5. A data receiver (30) as claimed in Claim 3, characterized in that the input signal of the symbol decision circuit (32) is also applied to a post-detector (40) for forming a final estimate of the original n-level data signal.
6. A data receiver as claimed in Claim 3, 4 or 5, characterized in that the feedback filter (33) is adaptively adjustable under control of an error signal which is representative of the difference between the input signal of the symbol decision circuit (32) and a signal derived from the input signal of the feedback filter (33) by performing the linear signal transformation L.
7. A data receiver (30) as claimed in Claim 3, 4 or 5, characterized in that both the feedforward filter (31) and the feedback filter (33) are adaptively adjustable under control of an error signal which is representative of the difference between the input signal of the symbol decision circuit (32) and a signal derived from the input signal of the feedback filter (33) by performing the linear signal transformation L.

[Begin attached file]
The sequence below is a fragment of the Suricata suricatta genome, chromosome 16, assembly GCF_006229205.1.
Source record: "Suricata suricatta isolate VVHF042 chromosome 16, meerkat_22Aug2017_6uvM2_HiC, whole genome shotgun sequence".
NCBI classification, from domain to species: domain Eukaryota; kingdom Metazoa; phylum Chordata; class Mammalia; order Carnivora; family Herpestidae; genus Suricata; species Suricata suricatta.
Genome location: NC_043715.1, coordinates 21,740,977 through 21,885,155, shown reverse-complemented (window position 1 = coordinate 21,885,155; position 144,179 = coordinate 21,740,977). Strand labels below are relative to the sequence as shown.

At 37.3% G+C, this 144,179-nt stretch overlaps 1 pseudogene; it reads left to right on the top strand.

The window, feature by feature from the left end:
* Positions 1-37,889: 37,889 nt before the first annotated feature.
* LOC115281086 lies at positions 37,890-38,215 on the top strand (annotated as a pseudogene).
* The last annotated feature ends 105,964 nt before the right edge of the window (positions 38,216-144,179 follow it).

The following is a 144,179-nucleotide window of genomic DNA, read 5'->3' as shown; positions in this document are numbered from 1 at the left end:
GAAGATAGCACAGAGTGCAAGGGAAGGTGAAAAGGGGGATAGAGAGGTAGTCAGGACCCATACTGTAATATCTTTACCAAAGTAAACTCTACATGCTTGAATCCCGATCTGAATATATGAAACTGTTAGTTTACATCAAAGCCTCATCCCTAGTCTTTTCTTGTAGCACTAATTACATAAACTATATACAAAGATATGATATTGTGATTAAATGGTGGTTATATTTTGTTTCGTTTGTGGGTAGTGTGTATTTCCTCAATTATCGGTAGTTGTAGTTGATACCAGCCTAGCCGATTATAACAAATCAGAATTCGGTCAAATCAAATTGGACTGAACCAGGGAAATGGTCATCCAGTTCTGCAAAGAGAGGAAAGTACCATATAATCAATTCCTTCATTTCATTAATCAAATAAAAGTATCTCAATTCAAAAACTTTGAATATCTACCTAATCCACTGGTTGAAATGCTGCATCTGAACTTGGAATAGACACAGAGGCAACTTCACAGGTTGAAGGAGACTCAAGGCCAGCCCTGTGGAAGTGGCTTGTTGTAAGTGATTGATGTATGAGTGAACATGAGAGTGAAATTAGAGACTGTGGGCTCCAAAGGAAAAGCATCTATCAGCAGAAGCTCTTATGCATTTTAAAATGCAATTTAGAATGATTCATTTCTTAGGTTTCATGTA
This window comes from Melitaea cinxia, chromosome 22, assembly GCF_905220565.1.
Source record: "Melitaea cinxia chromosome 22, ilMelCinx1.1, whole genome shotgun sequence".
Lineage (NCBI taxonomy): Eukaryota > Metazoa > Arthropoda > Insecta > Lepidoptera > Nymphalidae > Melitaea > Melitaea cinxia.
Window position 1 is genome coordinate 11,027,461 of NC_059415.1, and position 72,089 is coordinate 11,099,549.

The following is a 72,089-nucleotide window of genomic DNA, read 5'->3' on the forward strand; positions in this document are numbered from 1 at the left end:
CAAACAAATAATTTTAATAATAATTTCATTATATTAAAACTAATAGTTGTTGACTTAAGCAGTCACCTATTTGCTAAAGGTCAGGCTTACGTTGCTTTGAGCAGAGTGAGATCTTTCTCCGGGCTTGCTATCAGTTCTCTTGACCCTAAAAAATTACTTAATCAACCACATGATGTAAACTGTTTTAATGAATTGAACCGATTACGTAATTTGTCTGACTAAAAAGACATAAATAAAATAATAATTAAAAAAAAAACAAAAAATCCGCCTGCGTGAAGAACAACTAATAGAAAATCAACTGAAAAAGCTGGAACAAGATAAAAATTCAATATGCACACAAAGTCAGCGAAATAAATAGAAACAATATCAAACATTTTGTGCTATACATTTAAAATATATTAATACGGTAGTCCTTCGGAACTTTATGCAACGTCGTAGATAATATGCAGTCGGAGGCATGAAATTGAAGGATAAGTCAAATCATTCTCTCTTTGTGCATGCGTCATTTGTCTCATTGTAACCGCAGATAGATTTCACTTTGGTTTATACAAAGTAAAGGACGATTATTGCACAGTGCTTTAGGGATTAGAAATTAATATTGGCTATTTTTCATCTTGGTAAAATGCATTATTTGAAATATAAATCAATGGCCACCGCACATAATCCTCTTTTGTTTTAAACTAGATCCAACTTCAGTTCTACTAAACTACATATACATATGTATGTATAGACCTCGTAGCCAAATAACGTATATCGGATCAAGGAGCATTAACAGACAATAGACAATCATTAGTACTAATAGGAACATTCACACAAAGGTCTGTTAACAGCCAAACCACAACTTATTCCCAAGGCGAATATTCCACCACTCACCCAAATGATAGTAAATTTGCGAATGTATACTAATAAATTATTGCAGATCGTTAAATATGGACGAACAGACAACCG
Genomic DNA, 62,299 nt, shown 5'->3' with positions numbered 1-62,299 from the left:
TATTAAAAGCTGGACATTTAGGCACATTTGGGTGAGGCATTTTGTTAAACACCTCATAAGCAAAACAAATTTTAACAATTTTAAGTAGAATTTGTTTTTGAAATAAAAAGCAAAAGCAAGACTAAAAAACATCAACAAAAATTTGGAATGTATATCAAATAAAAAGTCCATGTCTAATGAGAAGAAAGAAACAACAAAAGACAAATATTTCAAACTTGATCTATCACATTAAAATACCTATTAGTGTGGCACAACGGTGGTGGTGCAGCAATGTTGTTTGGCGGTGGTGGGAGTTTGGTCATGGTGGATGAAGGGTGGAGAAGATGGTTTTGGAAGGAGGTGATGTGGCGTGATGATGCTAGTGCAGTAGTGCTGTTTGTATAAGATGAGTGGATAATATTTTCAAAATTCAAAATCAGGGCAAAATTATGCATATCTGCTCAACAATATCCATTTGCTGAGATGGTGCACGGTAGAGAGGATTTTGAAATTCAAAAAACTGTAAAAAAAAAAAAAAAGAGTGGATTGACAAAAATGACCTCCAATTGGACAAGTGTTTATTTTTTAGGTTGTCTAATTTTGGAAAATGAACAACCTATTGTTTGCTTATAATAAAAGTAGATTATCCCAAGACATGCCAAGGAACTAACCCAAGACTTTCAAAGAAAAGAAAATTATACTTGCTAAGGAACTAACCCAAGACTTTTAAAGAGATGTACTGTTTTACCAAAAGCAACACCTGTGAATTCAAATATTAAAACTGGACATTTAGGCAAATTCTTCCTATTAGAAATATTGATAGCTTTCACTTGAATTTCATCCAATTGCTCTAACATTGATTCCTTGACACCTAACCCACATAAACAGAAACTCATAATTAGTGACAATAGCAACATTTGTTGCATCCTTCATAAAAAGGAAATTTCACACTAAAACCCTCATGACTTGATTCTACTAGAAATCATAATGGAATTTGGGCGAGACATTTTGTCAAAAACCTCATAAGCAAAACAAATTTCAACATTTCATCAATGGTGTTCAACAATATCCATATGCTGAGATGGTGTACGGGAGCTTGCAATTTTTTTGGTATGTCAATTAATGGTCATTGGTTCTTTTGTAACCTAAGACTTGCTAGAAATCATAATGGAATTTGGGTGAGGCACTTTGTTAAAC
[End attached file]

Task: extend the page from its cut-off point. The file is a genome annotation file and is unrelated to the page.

EP88201158A 1987-06-09 1988-06-07 Data transmission system comprising a decision feedback equalizer and using partial-response techniques Expired - Lifetime EP0294897B1 (en)

Priority Applications (2)

Application Number Priority Date Filing Date Title
NL8701331A NL8701331A (en) 1987-06-09 1987-06-09 Data transmission system containing a decision feed back equalizer and using partial response techniques.
NL8701331 1987-06-09

Applications Claiming Priority (1)

Application Number Priority Date Filing Date Title
AT88201158T AT87414T (en) 1987-06-09 1988-06-07 Data transmission system with a decision-coupled equalizer using partial response methods.

Publications (2)

Publication Number Publication Date
EP0294897A1 EP0294897A1 (en) 1988-12-14
EP0294897B1 true EP0294897B1 (en) 1993-03-24

Family

ID=19850111

Family Applications (1)

Application Number Title Priority Date Filing Date
EP88201158A Expired - Lifetime EP0294897B1 (en) 1987-06-09 1988-06-07 Data transmission system comprising a decision feedback equalizer and using partial-response techniques

Country Status (8)

Country Link
US (2) US4866736A (en)
EP (1) EP0294897B1 (en)
JP (1) JP2952316B2 (en)
KR (1) KR960002465B1 (en)
AT (1) AT87414T (en)
CA (1) CA1295392C (en)
DE (1) DE3879549T2 (en)
NL (1) NL8701331A (en)

Families Citing this family (48)

* Cited by examiner, † Cited by third party
Publication number Priority date Publication date Assignee Title
JP2834170B2 (en) * 1989-01-27 1998-12-09 エヌ・ベー・フィリップス・フルーイランペンファブリケン Binary signal transmission system
JP3011948B2 (en) * 1989-07-31 2000-02-21 パイオニア株式会社 Digital equalizer